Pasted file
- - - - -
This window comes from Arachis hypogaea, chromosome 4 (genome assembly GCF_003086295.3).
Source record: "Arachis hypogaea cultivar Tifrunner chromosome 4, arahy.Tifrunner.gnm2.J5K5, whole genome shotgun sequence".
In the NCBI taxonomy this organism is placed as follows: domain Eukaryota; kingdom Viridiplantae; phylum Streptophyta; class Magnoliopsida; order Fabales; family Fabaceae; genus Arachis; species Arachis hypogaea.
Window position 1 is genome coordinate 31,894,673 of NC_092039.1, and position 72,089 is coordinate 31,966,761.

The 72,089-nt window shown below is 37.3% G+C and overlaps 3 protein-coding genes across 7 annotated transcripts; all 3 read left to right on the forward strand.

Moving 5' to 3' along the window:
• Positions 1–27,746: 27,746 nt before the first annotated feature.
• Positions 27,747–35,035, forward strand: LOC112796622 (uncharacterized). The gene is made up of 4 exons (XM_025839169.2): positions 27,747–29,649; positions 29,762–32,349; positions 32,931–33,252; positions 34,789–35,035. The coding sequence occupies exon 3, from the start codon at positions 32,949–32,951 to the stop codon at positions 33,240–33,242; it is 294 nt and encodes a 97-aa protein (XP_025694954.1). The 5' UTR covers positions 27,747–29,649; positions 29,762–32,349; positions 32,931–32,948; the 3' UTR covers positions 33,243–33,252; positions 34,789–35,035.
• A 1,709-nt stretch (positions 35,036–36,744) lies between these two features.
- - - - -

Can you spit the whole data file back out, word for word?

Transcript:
This window comes from Arachis hypogaea, chromosome 4 (genome assembly GCF_003086295.3).
Source record: "Arachis hypogaea cultivar Tifrunner chromosome 4, arahy.Tifrunner.gnm2.J5K5, whole genome shotgun sequence".
In the NCBI taxonomy this organism is placed as follows: domain Eukaryota; kingdom Viridiplantae; phylum Streptophyta; class Magnoliopsida; order Fabales; family Fabaceae; genus Arachis; species Arachis hypogaea.
Window position 1 is genome coordinate 31,894,673 of NC_092039.1, and position 72,089 is coordinate 31,966,761.

The 72,089-nt window shown below is 37.3% G+C and overlaps 3 protein-coding genes across 7 annotated transcripts; all 3 read left to right on the forward strand.

Moving 5' to 3' along the window:
• Positions 1–27,746: 27,746 nt before the first annotated feature.
• Positions 27,747–35,035, forward strand: LOC112796622 (uncharacterized). The gene is made up of 4 exons (XM_025839169.2): positions 27,747–29,649; positions 29,762–32,349; positions 32,931–33,252; positions 34,789–35,035. The coding sequence occupies exon 3, from the start codon at positions 32,949–32,951 to the stop codon at positions 33,240–33,242; it is 294 nt and encodes a 97-aa protein (XP_025694954.1). The 5' UTR covers positions 27,747–29,649; positions 29,762–32,349; positions 32,931–32,948; the 3' UTR covers positions 33,243–33,252; positions 34,789–35,035.
• A 1,709-nt stretch (positions 35,036–36,744) lies between these two features.